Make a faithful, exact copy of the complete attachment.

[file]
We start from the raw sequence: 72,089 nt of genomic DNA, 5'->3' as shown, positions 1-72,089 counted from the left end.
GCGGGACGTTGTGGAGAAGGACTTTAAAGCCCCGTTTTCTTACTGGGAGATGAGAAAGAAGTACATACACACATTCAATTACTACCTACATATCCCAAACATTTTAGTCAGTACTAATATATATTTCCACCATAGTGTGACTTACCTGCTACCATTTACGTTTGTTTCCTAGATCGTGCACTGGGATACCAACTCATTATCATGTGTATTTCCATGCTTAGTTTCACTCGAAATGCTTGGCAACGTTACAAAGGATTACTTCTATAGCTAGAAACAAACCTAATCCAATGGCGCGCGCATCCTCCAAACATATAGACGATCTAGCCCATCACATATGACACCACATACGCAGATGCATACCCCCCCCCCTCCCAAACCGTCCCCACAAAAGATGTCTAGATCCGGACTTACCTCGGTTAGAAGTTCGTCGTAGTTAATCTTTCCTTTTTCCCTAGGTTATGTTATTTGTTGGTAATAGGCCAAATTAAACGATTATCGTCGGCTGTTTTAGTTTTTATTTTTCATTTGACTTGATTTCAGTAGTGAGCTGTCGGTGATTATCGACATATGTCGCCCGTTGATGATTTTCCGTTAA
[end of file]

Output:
We start from the raw sequence: 72,089 nt of genomic DNA, 5'->3' as shown, positions 1-72,089 counted from the left end.
GCGGGACGTTGTGGAGAAGGACTTTAAAGCCCCGTTTTCTTACTGGGAGATGAGAAAGAAGTACATACACACATTCAATTACTACCTACATATCCCAAACATTTTAGTCAGTACTAATATATATTTCCACCATAGTGTGACTTACCTGCTACCATTTACGTTTGTTTCCTAGATCGTGCACTGGGATACCAACTCATTATCATGTGTATTTCCATGCTTAGTTTCACTCGAAATGCTTGGCAACGTTACAAAGGATTACTTCTATAGCTAGAAACAAACCTAATCCAATGGCGCGCGCATCCTCCAAACATATAGACGATCTAGCCCATCACATATGACACCACATACGCAGATGCATACCCCCCCCCCTCCCAAACCGTCCCCACAAAAGATGTCTAGATCCGGACTTACCTCGGTTAGAAGTTCGTCGTAGTTAATCTTTCCTTTTTCCCTAGGTTATGTTATTTGTTGGTAATAGGCCAAATTAAACGATTATCGTCGGCTGTTTTAGTTTTTATTTTTCATTTGACTTGATTTCAGTAGTGAGCTGTCGGTGATTATCGACATATGTCGCCCGTTGATGATTTTCCGTTAA